As StayWell grows its advisory role, there will be a series of blog posts devoted to helping you and your company through the patient engagement and health record transition. By learning and strategizing together, both patients and providers can make the best of the new health landscape and empower patients to seek better outcomes.

Transforming Patient Engagement. Who'll Win the Sherman Award?


Sherman Award for Patient EngagementThere is no bigger potential impact in health care, than that of the provider on the patient. It is for that reason that providers are finally offered an award, “spotlighting best practices in patient and family engagement.” According to John King, President of Standard Register Healthcare, “We have the opportunity to accelerate the transformation in care delivery and a make measurable difference in people's recovery and well-being," by highlighting providers who are truly making a difference.

With this in mind, Engaging Patients has chosen to honor innovative Patient Engagement with the John Q. Sherman Award, created specifically to “recognize and inspire people and organizations to share their work.” According to a press release, the Award will recognize one individual and one health organization or provider institution for their successful work in engaging patients and families to improve care and patient outcomes. The honored work must have occurred between January 1, 2012 and January 31, 2014 and fall into one of the six primary categories of interest: Innovation, Transformation, Collaboration, Communication, Inspiration or Systems Change.

Details of the submission process can be found here.

Providers play a vital role in engagement and outcomes, particularly for patients whose care requires careful management both inside and outside of the clinical care setting. An engaged health plan provider is just as important as an engaged patient.

Founder of Standard Register, John Q. Sherman was a leading philanthropist in Dayton, Ohio with a deep commitment to healthcare and his community. At the onset of the Great Depression in 1928, he led the campaign to raise over one million dollars in just 30 days to build Good Samaritan Hospital. He left a legacy that lives on today through the company’s support of Dayton’s Samaritan Homeless Clinic, in the launching of the organization and now through the John Q. Sherman Award program.

One person can have a tremendous impact on the quality of a patient’s experience. Those who are able to rise above the daily routine and regular bouts of stress inherent in healthcare, most able to connect with patients in a way that inspires and promotes healing, are worthy of recognition.

There are high expectations for nominees, including overall excellence from individual’s and provider organizations who are leaders in their respective field. Specifically, ideal candidates are those who have transformed patient experience in a healthcare setting through one of the six determined categories and those who can show real gains in their ROI. Nominees should be those who take the time to provide patient-centered information and involve all members of the family and care team in joint decision-making.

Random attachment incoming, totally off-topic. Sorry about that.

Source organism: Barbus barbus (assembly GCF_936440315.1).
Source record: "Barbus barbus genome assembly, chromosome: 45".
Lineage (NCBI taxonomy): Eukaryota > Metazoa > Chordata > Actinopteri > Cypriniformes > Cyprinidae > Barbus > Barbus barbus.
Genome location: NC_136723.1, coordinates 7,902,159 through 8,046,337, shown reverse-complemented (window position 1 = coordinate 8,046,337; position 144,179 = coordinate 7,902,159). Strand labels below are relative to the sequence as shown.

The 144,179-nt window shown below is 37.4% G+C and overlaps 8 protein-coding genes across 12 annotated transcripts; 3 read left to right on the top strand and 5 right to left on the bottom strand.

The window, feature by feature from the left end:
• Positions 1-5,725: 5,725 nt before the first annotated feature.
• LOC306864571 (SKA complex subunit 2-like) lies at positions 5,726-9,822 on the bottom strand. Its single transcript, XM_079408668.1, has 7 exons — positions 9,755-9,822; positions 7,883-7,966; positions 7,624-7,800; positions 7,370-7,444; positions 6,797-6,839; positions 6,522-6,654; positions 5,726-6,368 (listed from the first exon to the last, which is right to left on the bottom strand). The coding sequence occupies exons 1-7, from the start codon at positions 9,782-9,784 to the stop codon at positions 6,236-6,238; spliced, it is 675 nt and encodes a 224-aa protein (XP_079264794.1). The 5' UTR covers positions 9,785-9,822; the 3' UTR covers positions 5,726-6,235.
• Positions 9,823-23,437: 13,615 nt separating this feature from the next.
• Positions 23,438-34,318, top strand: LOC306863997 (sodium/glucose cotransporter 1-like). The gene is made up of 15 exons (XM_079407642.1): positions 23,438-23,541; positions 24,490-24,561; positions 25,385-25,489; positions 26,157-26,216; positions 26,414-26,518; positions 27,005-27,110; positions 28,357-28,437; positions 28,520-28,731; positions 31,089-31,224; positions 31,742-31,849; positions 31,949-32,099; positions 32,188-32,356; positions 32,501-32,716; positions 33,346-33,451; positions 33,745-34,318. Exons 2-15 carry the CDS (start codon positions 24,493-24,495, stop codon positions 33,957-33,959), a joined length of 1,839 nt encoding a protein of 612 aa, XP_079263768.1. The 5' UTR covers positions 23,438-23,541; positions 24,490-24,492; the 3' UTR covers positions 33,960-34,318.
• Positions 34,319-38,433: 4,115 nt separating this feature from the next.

The most progressive health plans have long recognized the importance of Patient Engagement and responded with innovative health consumer programs that promote health for their entire population and deliver targeted support particularly to those with chronic conditions. By recognizing, giving a platform to, and advocating for providers that take these programs to the next level with innovative delivery formats, unique strategies and a collaborative spirit that involves both patients and their families in the care management process. The awardees of the John Q. Sherman Award will no doubt lead the next generation of Patient Engagement.

3 Patient Engagement Tactics To Help Hospital CEOs Sleep Better.


Patient Engagement for Hospital CEOsA recent Becker’s Hospital Review Article detailed the top concerns of hospital CEOs. Their list of challenges around all aspects of health care points to the complexity--and no doubt the need for some antacids and sleep aids. Data for the story came from the American College of Healthcare Executives' most recent annual survey on issues facing hospitals. Building on this survey, Krames Staywell adds insights into how Health Consumer Engagement best practices can help ease the stress.

Quality of Care. Patient safety and quality of care is with good reason a major concern of hospital CEOs, and Patient Engagement is on the frontlines. Providing quick resources and detailed support thru literature, digital and personal interactions helps patients and providers work together towards safety and quality care. In a customer-centric world, acquiring patients is one thing, but retaining them is a major benefit of patient engagement. Information and digital delivery systems that are useful, non-promotional and ‘on the patient’s terms’ create a strong bond. Physician-hospital relations is another benefit of patient engagement. See our story on how patient engagement begins with physician engagement.

Financial challenges. Hospital CEOs understand that financial stability comes from a combination of identifying the pain points and finding the least invasive means to address them. One of the costliest burdens on a hospital balance sheet is readmissions. Patient Engagement has been shown to reduce readmissions, as well as ER visits. Having a strategy for both the health information and the delivery of the information has been proven to help patients and institutions avoid readmissions.